Decision-support tool reduces deaths from pneumonia in emergency departments

12 September 2013

A trial of an electronic decision support tool that is linked to patients' electronic medical records showed it helped to reduce deaths from pneumonia in emergency departments by up to 25%.

The findings were presented at the European Respiratory Society (ERS) Annual Congress in Barcelona on 11 September 2013.

Researchers from Intermountain Healthcare and the University of Utah in the USA tested the effectiveness of the tool on pneumonia patients in seven emergency departments.

A group of 2,450 patients were assessed when using the electronic tool and compared to a group of 2,308 patients that were analysed before the electronic tool was used. 

In both groups the researchers looked at hospital admission rates, length of hospital stay, deaths, secondary hospitalisation rates and adherence to guidelines.

The results showed a significant reduction in death rates in the emergency departments where the tool was used. Crude inpatient mortality rate fell from 5.3% to 3.5% and, after adjusting for severity, the relative risk of death was reduced by 25%.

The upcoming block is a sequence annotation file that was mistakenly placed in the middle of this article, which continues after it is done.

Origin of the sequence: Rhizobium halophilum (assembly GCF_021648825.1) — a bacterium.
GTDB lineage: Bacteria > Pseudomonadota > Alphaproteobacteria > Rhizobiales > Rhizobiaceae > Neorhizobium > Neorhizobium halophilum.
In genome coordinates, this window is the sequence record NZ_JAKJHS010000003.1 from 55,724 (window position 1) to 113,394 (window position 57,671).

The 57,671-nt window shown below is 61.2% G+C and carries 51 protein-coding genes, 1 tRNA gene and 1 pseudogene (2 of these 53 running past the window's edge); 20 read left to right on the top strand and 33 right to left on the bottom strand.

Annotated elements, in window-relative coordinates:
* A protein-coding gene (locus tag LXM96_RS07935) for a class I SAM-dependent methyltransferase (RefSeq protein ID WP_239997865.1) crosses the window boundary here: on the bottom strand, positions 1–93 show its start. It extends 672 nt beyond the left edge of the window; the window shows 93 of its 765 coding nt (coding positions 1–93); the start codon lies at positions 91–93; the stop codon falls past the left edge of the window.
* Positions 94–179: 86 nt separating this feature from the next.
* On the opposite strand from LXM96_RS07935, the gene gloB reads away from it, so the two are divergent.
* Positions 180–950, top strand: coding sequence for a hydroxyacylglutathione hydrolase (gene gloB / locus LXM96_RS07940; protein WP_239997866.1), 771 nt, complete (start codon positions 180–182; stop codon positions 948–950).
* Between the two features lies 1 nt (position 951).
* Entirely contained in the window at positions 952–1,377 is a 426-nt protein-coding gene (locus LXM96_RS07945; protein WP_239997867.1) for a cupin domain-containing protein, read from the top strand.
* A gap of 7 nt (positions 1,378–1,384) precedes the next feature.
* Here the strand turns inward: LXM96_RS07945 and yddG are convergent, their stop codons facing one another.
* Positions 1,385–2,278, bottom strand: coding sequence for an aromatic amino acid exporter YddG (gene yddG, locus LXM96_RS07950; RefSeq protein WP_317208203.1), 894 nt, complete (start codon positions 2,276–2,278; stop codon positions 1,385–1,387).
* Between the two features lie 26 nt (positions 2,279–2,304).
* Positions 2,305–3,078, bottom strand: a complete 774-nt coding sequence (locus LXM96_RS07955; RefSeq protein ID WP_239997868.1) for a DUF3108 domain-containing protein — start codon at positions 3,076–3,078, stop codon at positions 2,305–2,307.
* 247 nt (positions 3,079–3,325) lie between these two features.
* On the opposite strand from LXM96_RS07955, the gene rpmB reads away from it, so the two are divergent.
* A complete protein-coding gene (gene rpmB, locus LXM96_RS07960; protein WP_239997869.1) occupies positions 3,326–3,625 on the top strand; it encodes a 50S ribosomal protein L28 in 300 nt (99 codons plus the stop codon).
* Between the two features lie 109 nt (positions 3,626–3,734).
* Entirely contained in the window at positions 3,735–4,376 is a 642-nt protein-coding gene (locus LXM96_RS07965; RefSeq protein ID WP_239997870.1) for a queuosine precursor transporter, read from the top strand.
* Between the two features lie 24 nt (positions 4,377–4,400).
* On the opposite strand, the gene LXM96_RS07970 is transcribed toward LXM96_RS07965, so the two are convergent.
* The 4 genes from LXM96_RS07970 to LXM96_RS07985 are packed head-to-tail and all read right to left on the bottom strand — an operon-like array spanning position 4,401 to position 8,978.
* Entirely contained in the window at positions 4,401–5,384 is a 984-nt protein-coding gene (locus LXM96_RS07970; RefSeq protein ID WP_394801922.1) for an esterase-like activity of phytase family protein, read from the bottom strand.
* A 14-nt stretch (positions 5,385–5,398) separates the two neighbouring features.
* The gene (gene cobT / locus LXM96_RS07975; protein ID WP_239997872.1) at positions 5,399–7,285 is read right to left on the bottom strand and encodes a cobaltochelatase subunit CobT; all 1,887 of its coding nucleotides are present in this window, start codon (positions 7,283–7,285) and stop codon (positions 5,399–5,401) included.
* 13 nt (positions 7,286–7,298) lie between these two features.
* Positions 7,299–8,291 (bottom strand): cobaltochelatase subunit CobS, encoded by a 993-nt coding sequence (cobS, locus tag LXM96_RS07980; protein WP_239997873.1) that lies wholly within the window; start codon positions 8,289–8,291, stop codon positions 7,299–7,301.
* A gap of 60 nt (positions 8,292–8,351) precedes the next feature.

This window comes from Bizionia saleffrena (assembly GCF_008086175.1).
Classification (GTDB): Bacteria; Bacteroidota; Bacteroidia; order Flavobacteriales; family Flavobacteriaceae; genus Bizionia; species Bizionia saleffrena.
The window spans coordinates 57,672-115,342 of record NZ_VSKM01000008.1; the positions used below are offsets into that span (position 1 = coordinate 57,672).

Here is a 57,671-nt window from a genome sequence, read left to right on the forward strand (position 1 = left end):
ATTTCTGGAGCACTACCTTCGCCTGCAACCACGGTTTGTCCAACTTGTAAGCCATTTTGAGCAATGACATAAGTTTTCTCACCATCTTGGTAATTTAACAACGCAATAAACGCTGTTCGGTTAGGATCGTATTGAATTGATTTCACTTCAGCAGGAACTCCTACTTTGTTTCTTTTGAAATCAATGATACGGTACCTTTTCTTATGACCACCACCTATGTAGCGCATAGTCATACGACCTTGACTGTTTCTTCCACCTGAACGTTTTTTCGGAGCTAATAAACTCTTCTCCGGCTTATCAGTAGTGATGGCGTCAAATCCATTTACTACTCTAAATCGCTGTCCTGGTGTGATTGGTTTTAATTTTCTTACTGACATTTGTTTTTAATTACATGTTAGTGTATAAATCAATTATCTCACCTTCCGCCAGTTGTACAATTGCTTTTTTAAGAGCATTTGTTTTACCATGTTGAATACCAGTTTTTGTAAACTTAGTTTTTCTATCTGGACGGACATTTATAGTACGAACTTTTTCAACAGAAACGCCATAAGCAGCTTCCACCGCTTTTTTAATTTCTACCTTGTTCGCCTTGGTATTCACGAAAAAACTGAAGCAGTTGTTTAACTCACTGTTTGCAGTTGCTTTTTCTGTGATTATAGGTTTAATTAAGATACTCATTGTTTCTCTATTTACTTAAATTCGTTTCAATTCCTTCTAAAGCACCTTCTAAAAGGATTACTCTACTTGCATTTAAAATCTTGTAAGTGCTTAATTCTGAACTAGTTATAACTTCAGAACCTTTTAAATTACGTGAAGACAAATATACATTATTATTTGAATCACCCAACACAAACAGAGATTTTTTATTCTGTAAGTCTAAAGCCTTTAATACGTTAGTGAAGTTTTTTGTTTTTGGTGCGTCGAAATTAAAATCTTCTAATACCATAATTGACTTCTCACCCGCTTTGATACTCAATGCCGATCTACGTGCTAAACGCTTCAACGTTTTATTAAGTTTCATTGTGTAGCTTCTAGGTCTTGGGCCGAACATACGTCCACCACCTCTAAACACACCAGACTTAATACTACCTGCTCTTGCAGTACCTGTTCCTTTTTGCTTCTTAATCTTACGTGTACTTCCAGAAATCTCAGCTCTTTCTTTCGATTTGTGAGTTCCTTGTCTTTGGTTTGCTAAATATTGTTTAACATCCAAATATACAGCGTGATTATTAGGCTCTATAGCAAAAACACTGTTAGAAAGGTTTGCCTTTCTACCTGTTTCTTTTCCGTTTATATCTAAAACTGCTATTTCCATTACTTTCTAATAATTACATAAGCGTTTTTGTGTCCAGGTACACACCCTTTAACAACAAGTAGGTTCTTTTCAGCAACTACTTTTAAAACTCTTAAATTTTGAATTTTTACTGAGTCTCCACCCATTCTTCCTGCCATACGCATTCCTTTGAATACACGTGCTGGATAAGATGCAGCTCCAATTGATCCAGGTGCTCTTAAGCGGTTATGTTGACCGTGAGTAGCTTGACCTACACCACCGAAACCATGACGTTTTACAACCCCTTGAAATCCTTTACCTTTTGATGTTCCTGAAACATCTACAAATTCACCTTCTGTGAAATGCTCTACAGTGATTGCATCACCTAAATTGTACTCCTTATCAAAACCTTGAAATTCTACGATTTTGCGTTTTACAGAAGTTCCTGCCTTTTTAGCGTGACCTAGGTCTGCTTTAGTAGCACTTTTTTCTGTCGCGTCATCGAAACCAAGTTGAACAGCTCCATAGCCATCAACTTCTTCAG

The researchers developed an electronic tool because it is often difficult to fully implement existing guidelines in an emergency setting. The tool is linked to a patient’s electronic medical record, so unlike a paper guideline, it automatically extracts data that predict the severity of pneumonia. The tool then provides recommendations regarding where the patient should be admitted to, which diagnostic tests are best to use and which antibiotics are most appropriate.

Dr Barbara Jones, leading author of the study, said: “We are encouraged by the impact that our tool has had on death rates, and feel that it is most likely due to more accurate severity assessment and antibiotic decisions being made in accordance with the guidelines. While we are encouraged by the results, we plan to collect more data to explore how the tool is making this impact.”

Dr Nathan Dean, senior author of the study, said: “Although doctors are free to choose at any time whether to follow the recommendations, we think that a tool that is individualised and integrated into the electronic health record is a much more efficient way of supporting decision-making and making treatment guidelines quickly accessible during an emergency situation.”


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